Featured on 8th October 2021
The remains of that early 8th century building can be found just beyond the churchyard. Some believe the church of St Peter was also built at the same time but the church we see today is thought to date around 1000 AD.
Evidence of Saxon stonework can be found in the church walls and a Saxon west door can be seen underneath the west window.
A 14th century chancel and 17th century chancel arch with its Saxon stonework above further tell the story of how the church has evolved. Below the arch is a 15th century wooden screen, although reduced in size from its original.
If that is not enough to satisfy the hungry treasure seeker then the Viking Hogback Tomb surely must be.
Believed to be late 10th century, the stone is shaped like a house with a tiled roof, supported by four small human figures and held together by figures of bears at each end. Both sides of the stone are carved with figures representing scenes from Norse mythology. The shape is thought to represent the traditional shape of a Viking hall.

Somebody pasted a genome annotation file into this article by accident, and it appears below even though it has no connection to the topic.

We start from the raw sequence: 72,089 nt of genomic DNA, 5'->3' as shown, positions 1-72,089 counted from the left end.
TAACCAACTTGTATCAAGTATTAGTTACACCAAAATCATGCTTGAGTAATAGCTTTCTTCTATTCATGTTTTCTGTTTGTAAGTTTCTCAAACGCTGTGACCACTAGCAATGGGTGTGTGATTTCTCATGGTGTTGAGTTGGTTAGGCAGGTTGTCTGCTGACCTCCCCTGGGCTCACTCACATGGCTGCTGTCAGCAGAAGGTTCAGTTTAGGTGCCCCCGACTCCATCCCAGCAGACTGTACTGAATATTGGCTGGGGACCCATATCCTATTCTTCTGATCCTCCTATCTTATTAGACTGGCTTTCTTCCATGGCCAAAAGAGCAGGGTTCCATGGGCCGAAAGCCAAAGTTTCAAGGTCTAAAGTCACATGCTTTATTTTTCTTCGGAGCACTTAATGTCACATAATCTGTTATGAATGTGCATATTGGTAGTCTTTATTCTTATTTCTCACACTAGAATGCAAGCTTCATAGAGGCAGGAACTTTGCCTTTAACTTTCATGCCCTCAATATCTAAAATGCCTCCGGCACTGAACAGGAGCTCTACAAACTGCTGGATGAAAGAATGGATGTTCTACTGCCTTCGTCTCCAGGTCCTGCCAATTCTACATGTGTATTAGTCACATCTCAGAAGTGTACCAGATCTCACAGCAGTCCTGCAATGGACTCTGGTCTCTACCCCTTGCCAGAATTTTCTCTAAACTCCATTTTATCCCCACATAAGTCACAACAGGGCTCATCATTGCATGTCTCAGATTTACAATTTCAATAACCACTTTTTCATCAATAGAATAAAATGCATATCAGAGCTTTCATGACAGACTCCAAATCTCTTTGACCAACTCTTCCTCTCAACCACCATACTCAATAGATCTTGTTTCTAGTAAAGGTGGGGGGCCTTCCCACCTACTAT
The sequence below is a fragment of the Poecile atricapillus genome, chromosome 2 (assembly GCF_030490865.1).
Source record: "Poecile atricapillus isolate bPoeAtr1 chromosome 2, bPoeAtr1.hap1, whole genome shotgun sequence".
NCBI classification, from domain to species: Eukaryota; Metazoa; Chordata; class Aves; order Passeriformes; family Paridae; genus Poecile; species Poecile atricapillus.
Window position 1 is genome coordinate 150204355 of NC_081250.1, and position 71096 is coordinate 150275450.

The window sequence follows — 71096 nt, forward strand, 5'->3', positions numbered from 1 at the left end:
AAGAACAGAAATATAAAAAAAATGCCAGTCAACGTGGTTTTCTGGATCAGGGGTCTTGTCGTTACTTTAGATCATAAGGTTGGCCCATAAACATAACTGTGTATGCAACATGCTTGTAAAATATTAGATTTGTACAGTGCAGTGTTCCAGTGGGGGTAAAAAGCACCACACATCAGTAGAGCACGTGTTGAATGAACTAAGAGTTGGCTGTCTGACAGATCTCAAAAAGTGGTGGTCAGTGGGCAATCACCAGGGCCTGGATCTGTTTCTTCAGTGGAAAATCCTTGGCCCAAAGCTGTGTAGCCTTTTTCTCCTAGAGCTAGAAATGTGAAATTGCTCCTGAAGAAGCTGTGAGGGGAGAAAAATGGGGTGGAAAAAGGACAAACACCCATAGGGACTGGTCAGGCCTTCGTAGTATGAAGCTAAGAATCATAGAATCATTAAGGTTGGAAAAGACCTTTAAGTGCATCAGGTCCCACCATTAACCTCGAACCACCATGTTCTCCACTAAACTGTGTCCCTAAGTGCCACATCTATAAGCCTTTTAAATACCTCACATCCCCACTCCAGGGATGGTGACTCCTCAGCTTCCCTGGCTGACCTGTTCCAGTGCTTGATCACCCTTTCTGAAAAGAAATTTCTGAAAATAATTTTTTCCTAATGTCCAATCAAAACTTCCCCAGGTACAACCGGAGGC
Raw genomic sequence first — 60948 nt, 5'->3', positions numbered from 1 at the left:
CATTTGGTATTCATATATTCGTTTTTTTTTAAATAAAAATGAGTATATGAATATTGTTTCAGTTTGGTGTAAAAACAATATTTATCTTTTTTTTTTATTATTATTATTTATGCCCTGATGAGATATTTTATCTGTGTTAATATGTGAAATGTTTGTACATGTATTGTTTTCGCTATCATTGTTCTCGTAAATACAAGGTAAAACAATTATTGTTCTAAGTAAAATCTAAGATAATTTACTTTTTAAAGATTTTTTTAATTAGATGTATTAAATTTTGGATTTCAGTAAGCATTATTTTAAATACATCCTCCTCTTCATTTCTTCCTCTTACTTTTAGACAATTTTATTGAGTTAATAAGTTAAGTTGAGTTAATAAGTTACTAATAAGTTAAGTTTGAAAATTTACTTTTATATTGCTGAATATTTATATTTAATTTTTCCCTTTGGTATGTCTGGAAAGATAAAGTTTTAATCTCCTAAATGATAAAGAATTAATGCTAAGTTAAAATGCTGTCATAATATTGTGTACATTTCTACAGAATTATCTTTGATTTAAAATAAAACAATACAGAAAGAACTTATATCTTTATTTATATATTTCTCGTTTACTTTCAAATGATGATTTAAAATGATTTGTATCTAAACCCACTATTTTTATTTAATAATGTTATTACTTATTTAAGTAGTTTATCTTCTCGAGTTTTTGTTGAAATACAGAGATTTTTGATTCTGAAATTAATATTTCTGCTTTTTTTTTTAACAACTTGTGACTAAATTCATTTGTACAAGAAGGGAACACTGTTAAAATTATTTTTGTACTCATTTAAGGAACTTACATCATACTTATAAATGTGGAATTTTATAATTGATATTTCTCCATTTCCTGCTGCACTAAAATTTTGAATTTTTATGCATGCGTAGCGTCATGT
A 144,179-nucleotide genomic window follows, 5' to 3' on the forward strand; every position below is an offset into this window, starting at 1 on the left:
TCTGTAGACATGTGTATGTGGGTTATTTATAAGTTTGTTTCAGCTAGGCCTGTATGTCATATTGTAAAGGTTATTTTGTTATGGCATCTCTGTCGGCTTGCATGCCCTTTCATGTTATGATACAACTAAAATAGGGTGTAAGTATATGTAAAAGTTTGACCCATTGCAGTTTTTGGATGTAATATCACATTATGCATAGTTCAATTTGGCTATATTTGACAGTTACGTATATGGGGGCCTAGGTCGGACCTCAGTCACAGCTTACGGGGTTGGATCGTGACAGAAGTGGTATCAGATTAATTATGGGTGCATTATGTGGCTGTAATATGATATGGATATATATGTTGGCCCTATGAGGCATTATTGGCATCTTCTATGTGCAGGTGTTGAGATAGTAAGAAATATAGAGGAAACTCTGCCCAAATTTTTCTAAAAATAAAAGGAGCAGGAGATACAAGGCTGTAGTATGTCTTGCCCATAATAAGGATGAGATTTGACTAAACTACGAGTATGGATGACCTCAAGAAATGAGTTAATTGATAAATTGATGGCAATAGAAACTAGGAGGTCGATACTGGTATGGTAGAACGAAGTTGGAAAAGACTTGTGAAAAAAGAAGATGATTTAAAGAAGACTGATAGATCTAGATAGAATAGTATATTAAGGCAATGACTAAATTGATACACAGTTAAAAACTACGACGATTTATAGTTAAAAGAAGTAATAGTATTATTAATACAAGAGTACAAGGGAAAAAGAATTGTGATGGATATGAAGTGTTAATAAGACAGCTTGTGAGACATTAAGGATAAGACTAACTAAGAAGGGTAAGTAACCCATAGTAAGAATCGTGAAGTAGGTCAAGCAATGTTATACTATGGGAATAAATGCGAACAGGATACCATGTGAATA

One side tells the legend of Sigmund, while the other side shows Sigurd, who famously slew the dragon Fafnir, its long tail wrapping around the stone to reappear at the dragon’s mouth. Despite its age, the carving is wonderfully vivid, with the tree of life, snakes, birds, horses and other creatures and symbols clearly visible.
The hogback stone was discovered buried in the churchyard in the 19th century and was moved a century later to its resting place inside the church for protection from the elements. It is considered perhaps the finest Viking tomb in Britain.
In the south-west corner of the churchyard is the old north doorway, which was removed when the north aisle was torn down. It is hard not to notice how much the doorway resembles the surviving doorway of St Patrick's Chapel, on the clifftop just beyond the churchyard.
A few steps away from the chapel on the edge of the cliffs are six graves carved into rock, some clearly showing the human shape with a distinct space for a head and a tapering body. Carved sockets at the head end perhaps supported stone crosses. It is thought these graves are 11th century and most likely held the bones of very important people, perhaps even the bones of those early Christian saints.
Main photo: NRW Vision (CC-BY-SA2.0)Learn more about St Peter's